Among U.S. adults who attend services a few times a year or more, 45% say they’re not sure whether their clergy are Democrats or Republicans.
Americans agree that religion’s role in public life is ebbing. But while Republicans largely lament the trend, Democrats are split in their reactions.
A large majority of Americans feel that religion is losing influence in public life, according to a 2019 Pew Research Center survey.
In addition to government actions, there also was a dramatic increase in Europe in some measures of social hostility to religion.
Over the decade from 2007 to 2017, government restrictions on religion - laws, policies and actions by state officials that restrict religious beliefs and practices - increased markedly around the world.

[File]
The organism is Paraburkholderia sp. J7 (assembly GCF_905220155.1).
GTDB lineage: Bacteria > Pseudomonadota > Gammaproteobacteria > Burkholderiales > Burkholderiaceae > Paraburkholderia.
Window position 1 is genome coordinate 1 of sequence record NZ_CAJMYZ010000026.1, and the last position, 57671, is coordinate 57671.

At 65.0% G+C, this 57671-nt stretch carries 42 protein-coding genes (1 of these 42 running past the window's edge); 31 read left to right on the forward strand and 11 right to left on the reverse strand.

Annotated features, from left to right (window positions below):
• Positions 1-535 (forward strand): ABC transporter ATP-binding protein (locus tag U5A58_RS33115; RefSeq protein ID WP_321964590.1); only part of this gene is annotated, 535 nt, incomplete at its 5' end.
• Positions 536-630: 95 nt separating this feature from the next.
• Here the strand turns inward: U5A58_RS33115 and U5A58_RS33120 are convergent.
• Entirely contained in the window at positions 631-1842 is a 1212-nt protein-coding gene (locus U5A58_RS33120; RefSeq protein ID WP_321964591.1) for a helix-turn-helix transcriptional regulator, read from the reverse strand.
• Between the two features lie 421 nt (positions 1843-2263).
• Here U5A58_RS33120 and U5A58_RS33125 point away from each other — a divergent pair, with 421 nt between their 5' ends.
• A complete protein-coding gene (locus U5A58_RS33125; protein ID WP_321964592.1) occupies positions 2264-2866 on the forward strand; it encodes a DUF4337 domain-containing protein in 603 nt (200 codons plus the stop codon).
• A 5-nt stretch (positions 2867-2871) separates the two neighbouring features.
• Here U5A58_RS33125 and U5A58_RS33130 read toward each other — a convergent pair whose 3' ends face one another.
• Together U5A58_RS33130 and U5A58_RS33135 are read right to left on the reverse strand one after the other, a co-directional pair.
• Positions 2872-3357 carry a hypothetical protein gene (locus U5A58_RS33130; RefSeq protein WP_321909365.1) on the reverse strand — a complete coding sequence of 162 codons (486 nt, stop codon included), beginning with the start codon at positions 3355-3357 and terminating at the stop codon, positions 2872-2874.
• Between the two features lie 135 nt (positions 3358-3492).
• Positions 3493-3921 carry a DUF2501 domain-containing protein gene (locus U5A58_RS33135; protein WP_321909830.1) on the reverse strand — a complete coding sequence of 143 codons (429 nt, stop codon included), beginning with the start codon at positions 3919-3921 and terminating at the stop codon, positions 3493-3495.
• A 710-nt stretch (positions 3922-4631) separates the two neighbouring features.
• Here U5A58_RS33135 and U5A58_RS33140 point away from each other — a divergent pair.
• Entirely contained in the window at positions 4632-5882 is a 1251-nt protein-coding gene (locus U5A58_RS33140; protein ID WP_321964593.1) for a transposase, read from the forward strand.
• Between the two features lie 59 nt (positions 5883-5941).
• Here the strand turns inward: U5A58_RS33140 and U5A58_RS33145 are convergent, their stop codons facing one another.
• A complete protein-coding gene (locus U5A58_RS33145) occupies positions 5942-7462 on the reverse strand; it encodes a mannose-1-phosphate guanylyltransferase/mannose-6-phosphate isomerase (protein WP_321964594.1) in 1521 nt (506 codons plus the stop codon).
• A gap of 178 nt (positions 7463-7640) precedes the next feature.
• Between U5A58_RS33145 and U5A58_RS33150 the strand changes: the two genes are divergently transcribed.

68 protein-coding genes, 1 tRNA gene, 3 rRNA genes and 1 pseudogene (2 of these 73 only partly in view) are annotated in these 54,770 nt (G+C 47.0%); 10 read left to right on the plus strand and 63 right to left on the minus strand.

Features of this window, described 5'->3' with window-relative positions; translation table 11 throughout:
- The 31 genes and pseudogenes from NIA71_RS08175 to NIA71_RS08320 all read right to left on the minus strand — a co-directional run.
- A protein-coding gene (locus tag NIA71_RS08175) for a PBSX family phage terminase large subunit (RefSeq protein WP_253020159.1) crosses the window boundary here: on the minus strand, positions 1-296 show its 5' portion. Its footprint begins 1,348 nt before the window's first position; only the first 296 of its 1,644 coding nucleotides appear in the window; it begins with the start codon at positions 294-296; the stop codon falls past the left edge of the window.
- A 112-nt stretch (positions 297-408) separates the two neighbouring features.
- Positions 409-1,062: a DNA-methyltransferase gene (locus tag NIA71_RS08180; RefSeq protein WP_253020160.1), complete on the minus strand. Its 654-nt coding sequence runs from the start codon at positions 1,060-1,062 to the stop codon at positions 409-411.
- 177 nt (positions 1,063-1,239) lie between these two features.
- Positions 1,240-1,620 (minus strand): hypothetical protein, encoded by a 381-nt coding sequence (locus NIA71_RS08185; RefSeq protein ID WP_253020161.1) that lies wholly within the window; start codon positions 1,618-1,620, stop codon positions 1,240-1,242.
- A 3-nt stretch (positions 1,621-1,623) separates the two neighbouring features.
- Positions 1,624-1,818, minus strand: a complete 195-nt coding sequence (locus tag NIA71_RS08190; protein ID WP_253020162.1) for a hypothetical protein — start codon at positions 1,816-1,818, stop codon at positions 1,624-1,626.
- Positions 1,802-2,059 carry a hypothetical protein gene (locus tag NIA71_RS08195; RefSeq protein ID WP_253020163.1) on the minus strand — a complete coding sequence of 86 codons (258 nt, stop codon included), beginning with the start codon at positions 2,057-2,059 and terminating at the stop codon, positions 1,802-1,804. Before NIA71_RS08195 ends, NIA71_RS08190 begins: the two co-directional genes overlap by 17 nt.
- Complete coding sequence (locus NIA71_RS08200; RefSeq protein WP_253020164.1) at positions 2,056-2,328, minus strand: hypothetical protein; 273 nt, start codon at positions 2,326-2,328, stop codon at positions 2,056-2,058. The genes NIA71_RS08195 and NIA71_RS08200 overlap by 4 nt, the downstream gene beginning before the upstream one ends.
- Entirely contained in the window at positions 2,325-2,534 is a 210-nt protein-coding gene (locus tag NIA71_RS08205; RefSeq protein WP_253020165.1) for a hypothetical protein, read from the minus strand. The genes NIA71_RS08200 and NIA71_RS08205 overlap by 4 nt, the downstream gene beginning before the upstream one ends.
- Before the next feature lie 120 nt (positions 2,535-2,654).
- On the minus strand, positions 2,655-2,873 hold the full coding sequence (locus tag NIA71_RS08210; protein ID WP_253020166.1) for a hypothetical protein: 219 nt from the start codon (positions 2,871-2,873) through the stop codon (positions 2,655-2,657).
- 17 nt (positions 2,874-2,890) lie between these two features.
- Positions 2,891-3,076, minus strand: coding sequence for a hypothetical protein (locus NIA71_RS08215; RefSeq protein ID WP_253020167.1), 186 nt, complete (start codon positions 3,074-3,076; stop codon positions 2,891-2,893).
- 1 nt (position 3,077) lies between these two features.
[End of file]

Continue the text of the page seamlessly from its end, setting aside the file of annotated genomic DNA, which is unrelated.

Most states in the U.S. allow children to be exempt from vaccinations due to religious concerns.
Public support for the separation of church and state is widespread in Western Europe, even in countries that have a government-mandated church tax to fund religious institutions, according to a new analysis of a recent Pew Research Center study.
In general, Western European countries that have a mandatory church tax aren’t any less religious than those that don’t have such a tax.
Sizable majorities of adults in six European countries with a mandatory tax say they pay it and few say they are likely to opt out.
Giving a share of one’s income to the church has been a part of European tradition for centuries. Today, several countries continue to collect a “church tax” on behalf of officially recognized religious organizations, in some cases levying the tax on all registered members.